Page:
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Subject: Re: [OMPI users] top question
From: George Bosilca (bosilca_at_[hidden])
Date: 2009-06-03 13:30:16

Simon, it is a lot more difficult than it appears. You're right,
select/poll can do it for any file descriptor, and shared mutexes/
conditions (despite the performance impact) can do it for shared
memory. However, in the case where you have to support both
simultaneously, what is the right approach, i.e. the one that doesn't
impact the current performance? We're open to smart solutions ...


On Jun 3, 2009, at 11:49 , Number Cruncher wrote:

> Jeff Squyres wrote:
>> We get this question so much that I really need to add it to the
>> FAQ. :-\
>> Open MPI currently always spins for completion for exactly the
>> reason that Scott cites: lower latency.
>> Arguably, when using TCP, we could probably get a bit better
>> performance by blocking and allowing the kernel to make more
>> progress than a single quick pass through the sockets progress
>> engine, but that involves some other difficulties such as
>> simultaneously allowing shared memory progress. We have ideas how
>> to make this work, but it has unfortunately remained at a lower
>> priority: the performance difference isn't that great, and we've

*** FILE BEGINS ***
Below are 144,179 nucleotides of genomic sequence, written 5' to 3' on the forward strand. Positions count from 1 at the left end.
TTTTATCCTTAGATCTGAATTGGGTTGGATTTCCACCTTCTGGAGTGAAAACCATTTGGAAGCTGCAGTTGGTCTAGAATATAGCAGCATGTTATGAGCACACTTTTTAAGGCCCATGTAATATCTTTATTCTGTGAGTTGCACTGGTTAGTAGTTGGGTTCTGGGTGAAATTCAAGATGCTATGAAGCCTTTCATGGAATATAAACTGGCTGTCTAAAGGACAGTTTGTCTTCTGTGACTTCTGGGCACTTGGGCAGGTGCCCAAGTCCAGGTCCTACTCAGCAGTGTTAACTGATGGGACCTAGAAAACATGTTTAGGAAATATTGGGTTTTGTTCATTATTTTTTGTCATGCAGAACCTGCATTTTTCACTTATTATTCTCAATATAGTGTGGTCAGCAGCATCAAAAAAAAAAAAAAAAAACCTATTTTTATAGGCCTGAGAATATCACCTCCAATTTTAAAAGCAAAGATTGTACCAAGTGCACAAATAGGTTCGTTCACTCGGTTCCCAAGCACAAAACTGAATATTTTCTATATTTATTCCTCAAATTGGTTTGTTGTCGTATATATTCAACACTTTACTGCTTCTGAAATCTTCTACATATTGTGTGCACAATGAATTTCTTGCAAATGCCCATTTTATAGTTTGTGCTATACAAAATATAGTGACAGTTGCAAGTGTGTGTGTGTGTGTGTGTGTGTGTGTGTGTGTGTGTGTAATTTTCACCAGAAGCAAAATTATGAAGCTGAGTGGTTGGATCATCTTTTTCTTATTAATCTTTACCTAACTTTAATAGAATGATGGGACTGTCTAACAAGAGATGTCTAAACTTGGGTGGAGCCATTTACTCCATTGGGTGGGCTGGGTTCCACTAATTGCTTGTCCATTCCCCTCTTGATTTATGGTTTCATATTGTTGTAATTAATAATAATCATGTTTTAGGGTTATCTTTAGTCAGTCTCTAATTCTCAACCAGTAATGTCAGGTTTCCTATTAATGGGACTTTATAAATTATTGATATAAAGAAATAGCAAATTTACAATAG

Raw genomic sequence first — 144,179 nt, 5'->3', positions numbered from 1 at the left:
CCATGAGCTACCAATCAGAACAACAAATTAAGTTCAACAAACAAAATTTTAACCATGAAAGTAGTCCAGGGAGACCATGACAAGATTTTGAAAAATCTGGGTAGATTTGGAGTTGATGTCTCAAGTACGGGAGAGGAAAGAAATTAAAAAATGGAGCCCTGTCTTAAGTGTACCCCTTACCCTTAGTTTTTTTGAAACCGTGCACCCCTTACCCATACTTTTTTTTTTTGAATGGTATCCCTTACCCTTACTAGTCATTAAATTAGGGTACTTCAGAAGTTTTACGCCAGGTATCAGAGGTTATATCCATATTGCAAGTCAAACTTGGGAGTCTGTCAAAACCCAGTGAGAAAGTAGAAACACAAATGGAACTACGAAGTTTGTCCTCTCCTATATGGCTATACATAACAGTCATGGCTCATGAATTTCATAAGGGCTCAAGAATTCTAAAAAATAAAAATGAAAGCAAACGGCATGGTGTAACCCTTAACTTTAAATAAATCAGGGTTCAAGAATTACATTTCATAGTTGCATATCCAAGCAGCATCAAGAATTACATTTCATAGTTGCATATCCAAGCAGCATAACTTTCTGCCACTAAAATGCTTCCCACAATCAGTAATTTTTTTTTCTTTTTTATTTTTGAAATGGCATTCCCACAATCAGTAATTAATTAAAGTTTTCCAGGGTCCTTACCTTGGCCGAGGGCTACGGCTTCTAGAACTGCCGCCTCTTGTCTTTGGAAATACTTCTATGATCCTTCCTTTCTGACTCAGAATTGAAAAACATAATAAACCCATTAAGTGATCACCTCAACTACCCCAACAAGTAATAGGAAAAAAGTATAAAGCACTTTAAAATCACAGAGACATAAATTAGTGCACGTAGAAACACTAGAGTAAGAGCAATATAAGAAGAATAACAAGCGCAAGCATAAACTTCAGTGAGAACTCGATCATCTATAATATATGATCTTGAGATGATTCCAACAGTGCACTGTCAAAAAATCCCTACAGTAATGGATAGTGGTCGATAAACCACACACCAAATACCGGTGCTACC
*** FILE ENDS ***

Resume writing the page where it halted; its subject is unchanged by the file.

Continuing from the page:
>> been focusing on the other, lower latency interconnects (shmem, MX,
>> verbs, etc.).
> Whilst I understand that you have other priorities, and I grateful
> for the leverage I get by using OpenMPI, I would like to offer an
> alternative use case, which I believe may become more common.
> We're developing parallel software which is designed to be used
> *interactively* as well as in batch mode. We want the same SIMD code
> running on a user's quad-core workstation as on a 1,000-node cluster.
> For the former case (single workstation), it would be *much* more
> user friendly and interactive, for the back-end MPI code not to be
> spinning at 100% when it's just waiting for the next front-end
> command. The GUI thread doesn't get a look in.
> I can't imagine the difficulties involved, but if the POSIX calls
> select() and pthread_cond_wait() can do it for TCP and shared-memory
> threads respectively, it can't be impossible!
> Just my .2c,
> Simon
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